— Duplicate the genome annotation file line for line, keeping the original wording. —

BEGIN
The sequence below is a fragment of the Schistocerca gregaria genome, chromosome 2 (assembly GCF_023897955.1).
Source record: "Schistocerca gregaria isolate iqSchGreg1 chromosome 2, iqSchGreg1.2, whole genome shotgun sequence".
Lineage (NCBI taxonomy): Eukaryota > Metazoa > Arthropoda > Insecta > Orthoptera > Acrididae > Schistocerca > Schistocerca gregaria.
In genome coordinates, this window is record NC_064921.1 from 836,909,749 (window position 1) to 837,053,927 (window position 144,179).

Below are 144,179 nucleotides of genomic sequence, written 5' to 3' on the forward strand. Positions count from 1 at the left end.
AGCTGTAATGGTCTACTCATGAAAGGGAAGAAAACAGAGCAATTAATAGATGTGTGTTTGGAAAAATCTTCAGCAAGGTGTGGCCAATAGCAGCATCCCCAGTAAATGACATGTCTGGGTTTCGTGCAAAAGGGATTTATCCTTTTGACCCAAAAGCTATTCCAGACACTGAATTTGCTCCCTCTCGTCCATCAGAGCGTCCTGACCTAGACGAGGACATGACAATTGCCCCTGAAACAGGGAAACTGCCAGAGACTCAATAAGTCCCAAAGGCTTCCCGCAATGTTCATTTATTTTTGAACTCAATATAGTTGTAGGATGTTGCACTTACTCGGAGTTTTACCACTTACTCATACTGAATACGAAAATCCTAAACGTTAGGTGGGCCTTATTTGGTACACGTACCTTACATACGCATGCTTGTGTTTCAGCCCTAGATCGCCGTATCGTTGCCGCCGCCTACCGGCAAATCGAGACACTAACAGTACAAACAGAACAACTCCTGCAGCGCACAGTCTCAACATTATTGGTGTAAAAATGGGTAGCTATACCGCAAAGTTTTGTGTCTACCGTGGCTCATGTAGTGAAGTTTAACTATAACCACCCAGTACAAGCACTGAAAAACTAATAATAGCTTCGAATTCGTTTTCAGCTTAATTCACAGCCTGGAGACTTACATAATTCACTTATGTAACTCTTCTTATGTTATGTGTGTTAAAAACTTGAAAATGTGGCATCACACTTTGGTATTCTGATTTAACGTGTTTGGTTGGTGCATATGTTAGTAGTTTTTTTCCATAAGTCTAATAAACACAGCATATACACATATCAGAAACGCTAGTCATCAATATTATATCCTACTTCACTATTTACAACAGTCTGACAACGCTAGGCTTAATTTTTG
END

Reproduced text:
The sequence below is a fragment of the Schistocerca gregaria genome, chromosome 2 (assembly GCF_023897955.1).
Source record: "Schistocerca gregaria isolate iqSchGreg1 chromosome 2, iqSchGreg1.2, whole genome shotgun sequence".
Lineage (NCBI taxonomy): Eukaryota > Metazoa > Arthropoda > Insecta > Orthoptera > Acrididae > Schistocerca > Schistocerca gregaria.
In genome coordinates, this window is record NC_064921.1 from 836,909,749 (window position 1) to 837,053,927 (window position 144,179).

Below are 144,179 nucleotides of genomic sequence, written 5' to 3' on the forward strand. Positions count from 1 at the left end.
AGCTGTAATGGTCTACTCATGAAAGGGAAGAAAACAGAGCAATTAATAGATGTGTGTTTGGAAAAATCTTCAGCAAGGTGTGGCCAATAGCAGCATCCCCAGTAAATGACATGTCTGGGTTTCGTGCAAAAGGGATTTATCCTTTTGACCCAAAAGCTATTCCAGACACTGAATTTGCTCCCTCTCGTCCATCAGAGCGTCCTGACCTAGACGAGGACATGACAATTGCCCCTGAAACAGGGAAACTGCCAGAGACTCAATAAGTCCCAAAGGCTTCCCGCAATGTTCATTTATTTTTGAACTCAATATAGTTGTAGGATGTTGCACTTACTCGGAGTTTTACCACTTACTCATACTGAATACGAAAATCCTAAACGTTAGGTGGGCCTTATTTGGTACACGTACCTTACATACGCATGCTTGTGTTTCAGCCCTAGATCGCCGTATCGTTGCCGCCGCCTACCGGCAAATCGAGACACTAACAGTACAAACAGAACAACTCCTGCAGCGCACAGTCTCAACATTATTGGTGTAAAAATGGGTAGCTATACCGCAAAGTTTTGTGTCTACCGTGGCTCATGTAGTGAAGTTTAACTATAACCACCCAGTACAAGCACTGAAAAACTAATAATAGCTTCGAATTCGTTTTCAGCTTAATTCACAGCCTGGAGACTTACATAATTCACTTATGTAACTCTTCTTATGTTATGTGTGTTAAAAACTTGAAAATGTGGCATCACACTTTGGTATTCTGATTTAACGTGTTTGGTTGGTGCATATGTTAGTAGTTTTTTTCCATAAGTCTAATAAACACAGCATATACACATATCAGAAACGCTAGTCATCAATATTATATCCTACTTCACTATTTACAACAGTCTGACAACGCTAGGCTTAATTTTTG